Three local artists share their work and inspiration during KAC exhibit opening


CLINTON — Holding the portraits painted of one another, local artists John Fitzsimmons, Tom Montan and Doug Whitfield discussed their artistic influences and inspirations during a brief talk at their gallery opening on Oct. 10 at Kirkland Art Center.

KAC, 9 1/2 E. Park Row, has launched a virtual and in-person exhibition of the three local artists, whose paintings promise to bring new perspectives on their subjects.

“Portraits, Figures” features all three artists, who all live and work in upstate New York. Damhnait McHugh, Kirkland Art Center Board co-president, said it was the artists and their works themselves that inspired the theme of the exhibit.

Whitfield is known for his “dream-like” theatrical characters that often have curved or arched arms. He used this very interpretation when painting the portrait of artist Montan for the exhibit. Whitfield had been one of the art directors at Kodak and said for years he has “lived the fine artist life,” making art his full-time career.

He studied at the Cleveland Institute of Art, Mohawk Valley Community College, Rochester Institute of Technology and Syracuse University. He received his AAS in Design in 1965 and bachelor’s of fine arts in Painting in 1968 at RIT. He earned Master Teacher Certification, Integrative Learning System in 1999 from Syracuse University.

The painter explained he uses the concept of juxtaposition to bridge the world between the real and fantasy in his theatrical works. He said the “characters” in his “dramas" often have curved arms to indicate that they are in motion — doing something or always working.

"My compositions are dreamlike — they blur myth, history and fantasy together,” said Whitfield. "My characters gesture to you dramatically and strike romantic poses on the stage of my fantastic theater. They are cognizant of you, just as you are of them."

He said, "In my ambiguous dramas, the beautiful and grotesque seem but two sides of the same coin. The point of these juxtapositions other than for your delight, is to engage the power of your imagination to reconcile the ambiguity. My performers beg you to step onto their stage and play along with them in my fantastic theater."

On the contrast, Tom Montan is a self-taught artist with 35 years experience. His figurative and portrait work focuses on the individuals’ self determination.  In addition to finding the right subjects for his paintings, he works to bring these paintings and the force of these paintings into larger-than-life perspectives.

Not being a full-time career, Montan said he appreciates that his passion for painting can remain free from the pressures of work — that it’s a release and escape from the every-day. He said part of art is questioning color and shape, and why something like an oak floor, for example, may be depicted in a light color as opposed to a darker color. Montan said art should be one’s own interpretation and inception.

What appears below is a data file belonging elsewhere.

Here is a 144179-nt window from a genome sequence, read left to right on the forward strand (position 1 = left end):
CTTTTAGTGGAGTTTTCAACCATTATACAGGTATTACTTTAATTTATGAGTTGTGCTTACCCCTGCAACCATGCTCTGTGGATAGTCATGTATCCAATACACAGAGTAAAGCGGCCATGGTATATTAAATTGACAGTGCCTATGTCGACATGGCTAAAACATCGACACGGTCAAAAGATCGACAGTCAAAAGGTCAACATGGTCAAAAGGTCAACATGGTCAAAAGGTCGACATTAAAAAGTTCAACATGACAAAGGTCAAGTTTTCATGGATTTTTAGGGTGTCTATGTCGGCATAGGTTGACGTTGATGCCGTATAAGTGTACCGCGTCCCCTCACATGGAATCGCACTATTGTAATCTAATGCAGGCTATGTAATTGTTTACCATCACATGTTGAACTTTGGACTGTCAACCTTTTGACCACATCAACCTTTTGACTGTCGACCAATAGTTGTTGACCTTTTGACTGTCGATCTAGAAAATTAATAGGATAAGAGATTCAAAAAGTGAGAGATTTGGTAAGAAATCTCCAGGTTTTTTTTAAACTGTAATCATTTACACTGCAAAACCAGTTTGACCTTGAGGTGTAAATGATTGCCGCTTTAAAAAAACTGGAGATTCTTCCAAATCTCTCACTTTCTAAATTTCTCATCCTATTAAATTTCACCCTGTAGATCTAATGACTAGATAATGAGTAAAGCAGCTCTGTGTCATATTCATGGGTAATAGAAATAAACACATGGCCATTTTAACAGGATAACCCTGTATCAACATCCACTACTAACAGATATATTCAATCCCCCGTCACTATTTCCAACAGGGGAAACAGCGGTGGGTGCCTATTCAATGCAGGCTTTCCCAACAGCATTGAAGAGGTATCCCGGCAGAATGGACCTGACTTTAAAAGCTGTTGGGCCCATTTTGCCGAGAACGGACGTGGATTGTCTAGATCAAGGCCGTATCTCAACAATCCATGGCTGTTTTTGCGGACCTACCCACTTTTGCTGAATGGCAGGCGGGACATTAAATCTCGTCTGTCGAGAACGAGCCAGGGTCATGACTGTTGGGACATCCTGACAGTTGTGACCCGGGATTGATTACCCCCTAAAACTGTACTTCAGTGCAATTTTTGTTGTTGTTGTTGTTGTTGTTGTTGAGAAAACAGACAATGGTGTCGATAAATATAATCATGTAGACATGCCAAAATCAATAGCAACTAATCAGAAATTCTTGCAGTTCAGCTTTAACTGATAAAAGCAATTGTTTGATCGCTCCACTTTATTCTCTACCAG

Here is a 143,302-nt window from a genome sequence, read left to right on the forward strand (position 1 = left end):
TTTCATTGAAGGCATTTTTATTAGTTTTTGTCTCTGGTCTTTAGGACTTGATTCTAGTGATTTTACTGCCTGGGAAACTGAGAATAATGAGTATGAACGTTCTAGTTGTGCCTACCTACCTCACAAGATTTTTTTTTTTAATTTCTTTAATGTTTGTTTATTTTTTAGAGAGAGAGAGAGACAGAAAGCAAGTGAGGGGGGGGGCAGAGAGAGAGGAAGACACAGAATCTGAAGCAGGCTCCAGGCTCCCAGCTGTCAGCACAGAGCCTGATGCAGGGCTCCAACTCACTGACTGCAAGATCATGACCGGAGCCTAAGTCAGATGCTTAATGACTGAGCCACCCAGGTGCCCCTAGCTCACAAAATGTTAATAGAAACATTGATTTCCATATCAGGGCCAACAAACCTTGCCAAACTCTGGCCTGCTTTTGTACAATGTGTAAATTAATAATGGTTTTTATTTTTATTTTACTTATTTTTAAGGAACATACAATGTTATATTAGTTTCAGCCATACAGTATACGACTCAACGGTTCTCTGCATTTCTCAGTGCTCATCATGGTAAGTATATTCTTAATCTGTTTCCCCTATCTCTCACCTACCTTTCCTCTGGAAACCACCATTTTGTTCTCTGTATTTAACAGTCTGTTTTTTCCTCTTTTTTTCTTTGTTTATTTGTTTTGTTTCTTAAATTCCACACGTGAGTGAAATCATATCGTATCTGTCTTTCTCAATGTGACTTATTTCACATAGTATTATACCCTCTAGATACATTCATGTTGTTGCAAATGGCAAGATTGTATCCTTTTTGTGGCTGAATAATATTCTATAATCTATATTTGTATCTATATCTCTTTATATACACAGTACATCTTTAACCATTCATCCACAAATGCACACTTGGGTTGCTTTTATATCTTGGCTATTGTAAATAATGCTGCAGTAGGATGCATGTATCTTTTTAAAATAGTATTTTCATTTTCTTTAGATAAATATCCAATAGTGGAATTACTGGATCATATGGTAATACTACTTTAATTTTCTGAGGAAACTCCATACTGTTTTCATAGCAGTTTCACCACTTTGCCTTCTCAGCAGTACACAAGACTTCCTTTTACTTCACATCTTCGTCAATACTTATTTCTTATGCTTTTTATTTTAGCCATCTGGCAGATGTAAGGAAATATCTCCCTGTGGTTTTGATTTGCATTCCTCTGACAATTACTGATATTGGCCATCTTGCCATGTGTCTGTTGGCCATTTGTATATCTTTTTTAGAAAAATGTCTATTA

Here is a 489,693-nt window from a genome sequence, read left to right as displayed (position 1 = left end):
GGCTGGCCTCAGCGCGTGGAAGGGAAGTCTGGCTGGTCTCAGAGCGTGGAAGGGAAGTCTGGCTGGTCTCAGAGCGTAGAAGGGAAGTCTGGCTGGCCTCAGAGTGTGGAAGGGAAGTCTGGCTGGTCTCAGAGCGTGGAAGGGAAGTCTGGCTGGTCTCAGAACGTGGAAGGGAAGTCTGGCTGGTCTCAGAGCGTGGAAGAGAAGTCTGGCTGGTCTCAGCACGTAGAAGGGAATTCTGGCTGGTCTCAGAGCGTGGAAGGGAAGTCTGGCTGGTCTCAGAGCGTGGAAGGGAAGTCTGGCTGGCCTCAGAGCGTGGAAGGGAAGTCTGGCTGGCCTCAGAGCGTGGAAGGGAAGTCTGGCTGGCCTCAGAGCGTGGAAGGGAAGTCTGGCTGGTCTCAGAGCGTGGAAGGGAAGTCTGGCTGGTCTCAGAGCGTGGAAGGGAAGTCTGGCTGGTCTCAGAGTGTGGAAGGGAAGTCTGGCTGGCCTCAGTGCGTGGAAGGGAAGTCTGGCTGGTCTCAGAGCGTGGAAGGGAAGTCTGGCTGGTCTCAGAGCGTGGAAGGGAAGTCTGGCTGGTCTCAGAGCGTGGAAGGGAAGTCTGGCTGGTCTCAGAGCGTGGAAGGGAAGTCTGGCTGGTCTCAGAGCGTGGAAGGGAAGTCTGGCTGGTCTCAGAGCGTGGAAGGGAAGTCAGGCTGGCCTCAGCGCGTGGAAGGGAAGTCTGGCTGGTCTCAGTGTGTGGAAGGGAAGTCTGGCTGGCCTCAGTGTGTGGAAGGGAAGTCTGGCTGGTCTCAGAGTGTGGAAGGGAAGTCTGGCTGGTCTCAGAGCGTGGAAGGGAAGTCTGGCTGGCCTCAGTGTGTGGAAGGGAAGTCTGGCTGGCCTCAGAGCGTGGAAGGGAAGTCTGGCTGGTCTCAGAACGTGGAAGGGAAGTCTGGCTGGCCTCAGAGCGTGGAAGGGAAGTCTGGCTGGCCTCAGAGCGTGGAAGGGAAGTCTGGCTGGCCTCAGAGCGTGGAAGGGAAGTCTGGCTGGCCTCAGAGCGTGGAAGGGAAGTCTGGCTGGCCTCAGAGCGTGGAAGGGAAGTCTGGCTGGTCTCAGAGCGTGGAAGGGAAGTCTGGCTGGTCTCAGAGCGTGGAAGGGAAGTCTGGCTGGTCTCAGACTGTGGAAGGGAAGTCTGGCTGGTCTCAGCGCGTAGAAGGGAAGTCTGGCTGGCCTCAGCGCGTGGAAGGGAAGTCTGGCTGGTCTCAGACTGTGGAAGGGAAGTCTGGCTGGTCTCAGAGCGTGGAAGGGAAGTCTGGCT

“Painting is the practice of hiding your heart in plain sight,” the artist confesses on his website,

Whitfield said having worked in art full-time most of his life, he once felt restrained by the feelings that he needed to paint for a particular audience. It was with years of experience and personal growth that he realized the only person he needed to paint for — was himself.

“I got to a point when I painted for myself, I was not only enjoying my work more, I was getting a better response from people. It was like when they saw one of my paintings, they knew a little bit about me,” he smiled.

His paintings, “Cause the mind to shift to a different place,” Whitfield added.

In Fitzsimmons’ portraits, there is a certain sense of anonymity when his subjects are either turned and not facing straight-ahead, or when a certain glimmer of light may wash out their facial features, much like a reflection.

He describes his style as being “the architecture of anonymity."

In reflecting on the “light” he reflects in his portraits, Fitzsimmons said, "In Upstate New York I grew up with long and cold and dark winters. In part because of that, I like the hard, low winter light and heavy massed forms over which light has to fight its way around. Mostly working in oil, I incise and cross hatch to model forms, modify edges or add detail. Sometimes I work in color, sometimes value. My work avoids specific verbal narratives but invites non-verbal, open and ambiguous ones."

Online viewing of the exhibition is available at, and in-person viewing (with masks, social distancing, limited capacity) at the Kirkland Art Center Gallery on East Park Row will run every Saturday from 1-4 p.m.

The exhibition is free, open to the public, and wheelchair accessible.

The show runs through Nov. 20.


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